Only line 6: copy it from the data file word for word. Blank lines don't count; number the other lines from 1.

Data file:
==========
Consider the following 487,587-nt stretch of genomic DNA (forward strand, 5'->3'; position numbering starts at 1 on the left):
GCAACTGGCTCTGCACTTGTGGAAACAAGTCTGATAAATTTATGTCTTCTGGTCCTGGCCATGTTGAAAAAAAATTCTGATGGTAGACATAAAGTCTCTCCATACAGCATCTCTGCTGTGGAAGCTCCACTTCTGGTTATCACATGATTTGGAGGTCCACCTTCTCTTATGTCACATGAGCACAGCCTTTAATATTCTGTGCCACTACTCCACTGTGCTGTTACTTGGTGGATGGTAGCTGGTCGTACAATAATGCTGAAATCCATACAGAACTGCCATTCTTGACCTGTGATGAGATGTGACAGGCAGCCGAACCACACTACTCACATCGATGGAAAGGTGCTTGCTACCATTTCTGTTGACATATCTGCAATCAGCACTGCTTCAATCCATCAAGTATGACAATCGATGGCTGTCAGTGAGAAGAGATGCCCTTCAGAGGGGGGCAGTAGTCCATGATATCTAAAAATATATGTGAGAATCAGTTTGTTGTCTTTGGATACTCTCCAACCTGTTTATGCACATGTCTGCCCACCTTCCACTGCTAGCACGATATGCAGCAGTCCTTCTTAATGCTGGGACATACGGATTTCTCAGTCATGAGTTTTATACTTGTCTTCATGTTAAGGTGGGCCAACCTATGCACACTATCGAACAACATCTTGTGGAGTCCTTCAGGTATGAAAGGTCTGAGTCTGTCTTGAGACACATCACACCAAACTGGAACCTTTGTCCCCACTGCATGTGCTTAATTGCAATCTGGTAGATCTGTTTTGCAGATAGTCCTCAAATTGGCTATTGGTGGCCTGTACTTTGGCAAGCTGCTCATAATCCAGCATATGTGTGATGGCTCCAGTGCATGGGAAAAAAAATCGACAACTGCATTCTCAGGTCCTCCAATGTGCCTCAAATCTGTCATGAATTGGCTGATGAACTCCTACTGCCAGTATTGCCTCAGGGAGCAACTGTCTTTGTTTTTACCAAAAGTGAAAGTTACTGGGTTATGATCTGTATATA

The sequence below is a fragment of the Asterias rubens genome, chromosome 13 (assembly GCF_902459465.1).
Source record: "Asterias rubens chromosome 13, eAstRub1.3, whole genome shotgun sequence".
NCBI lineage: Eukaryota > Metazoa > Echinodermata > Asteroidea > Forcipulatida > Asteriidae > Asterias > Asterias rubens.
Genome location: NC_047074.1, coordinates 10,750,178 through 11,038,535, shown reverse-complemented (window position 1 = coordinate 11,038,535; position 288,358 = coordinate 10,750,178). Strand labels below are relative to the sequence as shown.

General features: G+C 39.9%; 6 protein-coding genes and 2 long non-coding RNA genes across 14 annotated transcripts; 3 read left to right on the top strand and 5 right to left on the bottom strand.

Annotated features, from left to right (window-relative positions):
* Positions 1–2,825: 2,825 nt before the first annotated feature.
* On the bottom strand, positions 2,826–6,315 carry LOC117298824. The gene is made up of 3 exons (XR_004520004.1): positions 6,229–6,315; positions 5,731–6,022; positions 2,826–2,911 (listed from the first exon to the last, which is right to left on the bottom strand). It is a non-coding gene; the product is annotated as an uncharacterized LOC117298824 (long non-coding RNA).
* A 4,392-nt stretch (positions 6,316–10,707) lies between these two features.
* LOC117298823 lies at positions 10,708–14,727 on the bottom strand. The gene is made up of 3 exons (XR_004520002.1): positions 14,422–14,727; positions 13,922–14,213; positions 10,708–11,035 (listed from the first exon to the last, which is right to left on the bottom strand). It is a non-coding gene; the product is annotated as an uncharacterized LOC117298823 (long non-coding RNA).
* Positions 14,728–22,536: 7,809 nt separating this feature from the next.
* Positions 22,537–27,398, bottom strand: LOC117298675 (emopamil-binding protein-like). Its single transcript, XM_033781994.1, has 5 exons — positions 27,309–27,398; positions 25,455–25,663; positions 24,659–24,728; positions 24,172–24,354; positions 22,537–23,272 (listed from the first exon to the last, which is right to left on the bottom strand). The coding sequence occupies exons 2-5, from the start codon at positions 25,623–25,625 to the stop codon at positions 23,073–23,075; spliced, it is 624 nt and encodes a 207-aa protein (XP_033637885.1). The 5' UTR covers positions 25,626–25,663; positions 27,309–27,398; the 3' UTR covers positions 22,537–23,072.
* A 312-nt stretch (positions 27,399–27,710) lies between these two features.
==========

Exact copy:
Genome location: NC_047074.1, coordinates 10,750,178 through 11,038,535, shown reverse-complemented (window position 1 = coordinate 11,038,535; position 288,358 = coordinate 10,750,178). Strand labels below are relative to the sequence as shown.